People frequently criticize and condemn schools or systems that award Jr. Black Belts to children as young as eight or ten years of age. What constitutes a Black Belt is like asking someone to describe what makes a man a man or a woman a woman. Rank has very little to do with one’s ability to perform under combat situations. A Black Belt is not a measure of one’s fighting prowess or toughness. Industry standards require approximately four years of uninterrupted training and require that you demonstrate leadership skills and have shown loyalty and humility by displaying these qualities in your daily life. You have set good examples and gained the respect of both juniors and senior students. You have conformed to and obeyed the rules of conduct established by your school, and have developed good work ethics and are a proven finisher. The industry views a first degree Black Belt as some one that has proven he or she is now ready for serious training. One that looks forward to giving back to a system that developed within you the evidence of maturity, compassion for your juniors, patience, understanding and kindness. Of course you must develop a significant level of technique. First degree Black Belt is not considered an expert by any stretch of the imagination. Mentally challenged children obtain the level of a first degree Black Belt every day. We are building confidence, self esteem and the fortitude that enable children to cope with life’s everyday problems in the real world not hard core road warriors.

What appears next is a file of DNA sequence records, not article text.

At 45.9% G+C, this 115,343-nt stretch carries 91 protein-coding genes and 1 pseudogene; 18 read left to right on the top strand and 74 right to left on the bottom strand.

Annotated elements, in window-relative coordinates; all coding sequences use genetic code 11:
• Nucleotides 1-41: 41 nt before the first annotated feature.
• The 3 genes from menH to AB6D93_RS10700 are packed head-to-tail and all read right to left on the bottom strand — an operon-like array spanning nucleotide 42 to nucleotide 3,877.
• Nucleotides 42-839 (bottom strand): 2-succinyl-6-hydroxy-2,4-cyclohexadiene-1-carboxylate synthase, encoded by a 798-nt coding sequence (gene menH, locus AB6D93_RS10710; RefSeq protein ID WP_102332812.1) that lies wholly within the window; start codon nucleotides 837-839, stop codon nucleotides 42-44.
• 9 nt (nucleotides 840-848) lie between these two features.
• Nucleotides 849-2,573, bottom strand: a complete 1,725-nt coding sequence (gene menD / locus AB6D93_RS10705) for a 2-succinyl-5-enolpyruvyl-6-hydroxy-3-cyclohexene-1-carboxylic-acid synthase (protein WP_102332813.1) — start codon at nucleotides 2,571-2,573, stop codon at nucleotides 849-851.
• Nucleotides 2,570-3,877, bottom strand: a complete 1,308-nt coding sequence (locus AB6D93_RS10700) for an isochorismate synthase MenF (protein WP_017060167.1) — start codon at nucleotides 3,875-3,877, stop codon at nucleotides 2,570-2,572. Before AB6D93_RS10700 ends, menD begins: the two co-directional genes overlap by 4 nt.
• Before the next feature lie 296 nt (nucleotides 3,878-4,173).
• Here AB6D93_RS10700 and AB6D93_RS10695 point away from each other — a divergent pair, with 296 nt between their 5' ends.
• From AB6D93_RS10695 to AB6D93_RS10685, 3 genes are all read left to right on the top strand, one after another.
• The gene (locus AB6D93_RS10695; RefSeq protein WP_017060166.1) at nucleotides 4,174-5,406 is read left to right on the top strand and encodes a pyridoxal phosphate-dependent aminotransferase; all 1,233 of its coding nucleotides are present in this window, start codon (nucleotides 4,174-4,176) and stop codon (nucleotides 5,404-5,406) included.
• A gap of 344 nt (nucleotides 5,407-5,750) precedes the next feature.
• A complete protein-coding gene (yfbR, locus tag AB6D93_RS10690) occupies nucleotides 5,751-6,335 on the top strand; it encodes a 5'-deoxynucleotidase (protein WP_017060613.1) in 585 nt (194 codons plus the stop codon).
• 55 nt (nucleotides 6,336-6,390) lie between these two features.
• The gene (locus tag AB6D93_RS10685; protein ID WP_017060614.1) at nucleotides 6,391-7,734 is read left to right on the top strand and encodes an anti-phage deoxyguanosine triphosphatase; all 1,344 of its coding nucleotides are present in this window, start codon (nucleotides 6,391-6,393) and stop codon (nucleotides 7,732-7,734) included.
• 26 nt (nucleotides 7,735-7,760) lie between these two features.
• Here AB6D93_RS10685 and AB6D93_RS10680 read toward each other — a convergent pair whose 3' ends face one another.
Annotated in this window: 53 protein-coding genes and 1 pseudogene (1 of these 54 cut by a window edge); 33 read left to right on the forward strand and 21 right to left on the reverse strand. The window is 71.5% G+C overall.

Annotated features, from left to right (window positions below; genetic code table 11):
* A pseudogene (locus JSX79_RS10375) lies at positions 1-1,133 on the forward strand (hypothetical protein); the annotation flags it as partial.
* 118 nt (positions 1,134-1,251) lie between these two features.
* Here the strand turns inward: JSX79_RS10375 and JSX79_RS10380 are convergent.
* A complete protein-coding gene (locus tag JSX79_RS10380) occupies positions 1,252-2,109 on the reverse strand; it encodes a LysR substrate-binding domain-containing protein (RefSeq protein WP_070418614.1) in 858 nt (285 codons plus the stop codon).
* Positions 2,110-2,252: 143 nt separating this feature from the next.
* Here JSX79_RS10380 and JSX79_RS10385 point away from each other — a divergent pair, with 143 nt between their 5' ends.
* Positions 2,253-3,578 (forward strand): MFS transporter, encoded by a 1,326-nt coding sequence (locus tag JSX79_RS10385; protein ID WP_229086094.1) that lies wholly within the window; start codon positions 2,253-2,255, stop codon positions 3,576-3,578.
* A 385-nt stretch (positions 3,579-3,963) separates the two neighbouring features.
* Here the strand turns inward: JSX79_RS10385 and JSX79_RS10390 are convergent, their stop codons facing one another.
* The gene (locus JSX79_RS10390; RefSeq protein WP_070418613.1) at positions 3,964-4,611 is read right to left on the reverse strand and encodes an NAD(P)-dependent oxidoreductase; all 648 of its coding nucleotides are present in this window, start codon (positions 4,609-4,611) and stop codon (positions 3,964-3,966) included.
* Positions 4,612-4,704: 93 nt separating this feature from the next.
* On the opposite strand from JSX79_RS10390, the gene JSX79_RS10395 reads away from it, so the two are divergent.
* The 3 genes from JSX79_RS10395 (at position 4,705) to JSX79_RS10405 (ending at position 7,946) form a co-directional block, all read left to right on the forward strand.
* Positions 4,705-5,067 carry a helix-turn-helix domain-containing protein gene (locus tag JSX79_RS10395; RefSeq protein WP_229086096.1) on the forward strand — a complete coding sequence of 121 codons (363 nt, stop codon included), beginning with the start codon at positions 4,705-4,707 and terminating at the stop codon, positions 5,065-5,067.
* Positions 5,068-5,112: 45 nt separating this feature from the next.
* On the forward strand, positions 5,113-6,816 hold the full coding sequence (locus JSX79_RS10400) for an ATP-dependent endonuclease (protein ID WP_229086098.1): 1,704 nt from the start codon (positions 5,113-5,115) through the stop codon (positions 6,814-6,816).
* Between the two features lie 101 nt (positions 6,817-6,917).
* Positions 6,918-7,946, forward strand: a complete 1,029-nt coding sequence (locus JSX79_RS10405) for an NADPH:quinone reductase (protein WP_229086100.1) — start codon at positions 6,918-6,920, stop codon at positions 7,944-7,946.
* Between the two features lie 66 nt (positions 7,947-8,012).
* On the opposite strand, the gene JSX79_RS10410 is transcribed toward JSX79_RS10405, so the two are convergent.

This allows every child the ability to be respected not turned into an invincible fighting machine or a national or world champion. Team sports are great to develop a higher level of athleticism. Millions of kids benefit from playing Base Ball even though they don’t turn pro. And millions of kids worldwide have their lives greatly enhanced through good martial arts programs. Some of the greatest instructors are the unsung heroes, the mom and pop instructors without world titles and significant rank that enhance their student’s lives that guide with genuine love and patients.
Children that are awarded junior Black Belts automatically become senior Black Belts when they turn sixteen years of age providing they have continued their training. Can you honestly say Tiger Woods needed to start to play golf all over again when he turned sixteen?
Don’t choose your school based solely on the instructors professed rank or competition record. Go in to the schools in your area and meet with the instructors and staff and ask questions regarding philosophy and teaching techniques.
By Written by Grand Master Bob Chaney